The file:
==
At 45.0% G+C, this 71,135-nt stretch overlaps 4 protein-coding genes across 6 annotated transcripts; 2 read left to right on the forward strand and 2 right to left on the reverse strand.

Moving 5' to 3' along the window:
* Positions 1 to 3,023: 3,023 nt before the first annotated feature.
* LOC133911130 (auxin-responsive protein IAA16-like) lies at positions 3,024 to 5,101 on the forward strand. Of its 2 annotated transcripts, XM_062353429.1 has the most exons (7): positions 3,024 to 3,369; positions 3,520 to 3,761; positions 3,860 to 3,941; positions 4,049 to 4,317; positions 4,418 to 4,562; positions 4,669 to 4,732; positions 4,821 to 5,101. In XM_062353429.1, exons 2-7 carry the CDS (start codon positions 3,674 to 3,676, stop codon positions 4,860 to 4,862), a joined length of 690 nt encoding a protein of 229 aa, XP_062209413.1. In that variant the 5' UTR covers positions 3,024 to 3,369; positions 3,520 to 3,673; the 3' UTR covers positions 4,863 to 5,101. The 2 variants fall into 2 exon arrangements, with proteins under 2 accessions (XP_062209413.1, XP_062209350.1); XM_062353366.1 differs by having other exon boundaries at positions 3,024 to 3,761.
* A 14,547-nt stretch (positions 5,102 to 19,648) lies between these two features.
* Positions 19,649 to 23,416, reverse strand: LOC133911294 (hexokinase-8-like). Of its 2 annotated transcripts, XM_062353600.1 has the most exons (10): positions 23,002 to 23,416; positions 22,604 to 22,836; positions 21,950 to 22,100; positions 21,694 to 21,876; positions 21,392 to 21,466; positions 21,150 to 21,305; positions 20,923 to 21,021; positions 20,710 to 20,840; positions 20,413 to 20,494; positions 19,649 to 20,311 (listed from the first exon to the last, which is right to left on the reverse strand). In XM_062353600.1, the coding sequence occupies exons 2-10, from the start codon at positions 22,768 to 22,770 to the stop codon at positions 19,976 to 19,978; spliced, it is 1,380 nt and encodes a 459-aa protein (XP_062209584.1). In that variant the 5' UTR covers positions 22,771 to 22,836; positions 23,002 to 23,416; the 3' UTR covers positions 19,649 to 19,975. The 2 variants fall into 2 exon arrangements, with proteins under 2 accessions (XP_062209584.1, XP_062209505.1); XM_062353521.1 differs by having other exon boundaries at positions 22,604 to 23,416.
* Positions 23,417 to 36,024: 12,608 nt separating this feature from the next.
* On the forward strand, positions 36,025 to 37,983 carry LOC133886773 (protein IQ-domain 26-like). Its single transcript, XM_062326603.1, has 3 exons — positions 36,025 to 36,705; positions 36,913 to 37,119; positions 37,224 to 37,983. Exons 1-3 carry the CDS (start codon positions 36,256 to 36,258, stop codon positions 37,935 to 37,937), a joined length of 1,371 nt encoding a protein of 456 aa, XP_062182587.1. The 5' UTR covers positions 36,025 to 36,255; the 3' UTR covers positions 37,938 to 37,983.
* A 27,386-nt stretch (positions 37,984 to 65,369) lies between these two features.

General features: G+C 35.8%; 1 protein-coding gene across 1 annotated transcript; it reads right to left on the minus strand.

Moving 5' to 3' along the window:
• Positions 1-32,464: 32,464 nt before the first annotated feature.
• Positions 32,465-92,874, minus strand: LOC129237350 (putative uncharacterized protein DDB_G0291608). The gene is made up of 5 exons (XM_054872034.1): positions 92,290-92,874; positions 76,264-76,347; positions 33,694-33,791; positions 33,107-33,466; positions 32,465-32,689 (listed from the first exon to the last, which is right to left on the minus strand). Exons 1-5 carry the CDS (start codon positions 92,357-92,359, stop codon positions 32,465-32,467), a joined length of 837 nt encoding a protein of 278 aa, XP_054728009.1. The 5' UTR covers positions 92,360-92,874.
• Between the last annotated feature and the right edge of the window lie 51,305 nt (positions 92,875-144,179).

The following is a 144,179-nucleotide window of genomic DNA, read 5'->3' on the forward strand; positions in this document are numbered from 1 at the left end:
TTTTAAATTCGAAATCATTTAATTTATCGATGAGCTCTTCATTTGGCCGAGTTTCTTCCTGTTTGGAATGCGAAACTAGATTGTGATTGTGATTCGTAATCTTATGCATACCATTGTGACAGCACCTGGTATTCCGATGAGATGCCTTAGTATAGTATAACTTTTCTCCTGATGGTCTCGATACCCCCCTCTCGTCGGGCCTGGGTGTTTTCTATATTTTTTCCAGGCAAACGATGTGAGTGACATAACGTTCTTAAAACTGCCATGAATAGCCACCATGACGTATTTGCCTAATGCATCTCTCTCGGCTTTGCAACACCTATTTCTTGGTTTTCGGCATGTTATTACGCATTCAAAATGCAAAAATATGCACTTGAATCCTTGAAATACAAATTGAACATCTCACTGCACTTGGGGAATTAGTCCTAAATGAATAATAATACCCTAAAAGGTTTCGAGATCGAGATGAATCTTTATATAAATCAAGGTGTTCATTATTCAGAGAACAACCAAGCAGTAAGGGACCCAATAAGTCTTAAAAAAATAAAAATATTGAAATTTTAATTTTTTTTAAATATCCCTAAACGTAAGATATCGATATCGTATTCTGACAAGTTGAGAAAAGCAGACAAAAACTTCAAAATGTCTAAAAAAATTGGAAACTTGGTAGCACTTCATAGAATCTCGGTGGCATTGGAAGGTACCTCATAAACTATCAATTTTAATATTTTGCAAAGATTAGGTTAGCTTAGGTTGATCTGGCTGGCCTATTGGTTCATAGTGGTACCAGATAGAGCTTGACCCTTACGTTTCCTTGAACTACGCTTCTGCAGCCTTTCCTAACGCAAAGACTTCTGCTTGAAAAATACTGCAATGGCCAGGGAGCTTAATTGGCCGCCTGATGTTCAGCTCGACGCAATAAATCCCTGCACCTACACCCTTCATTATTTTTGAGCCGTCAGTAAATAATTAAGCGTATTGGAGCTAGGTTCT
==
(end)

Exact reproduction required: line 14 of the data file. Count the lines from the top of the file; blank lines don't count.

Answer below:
• Between the last annotated feature and the right edge of the window lie 51,305 nt (positions 92,875-144,179).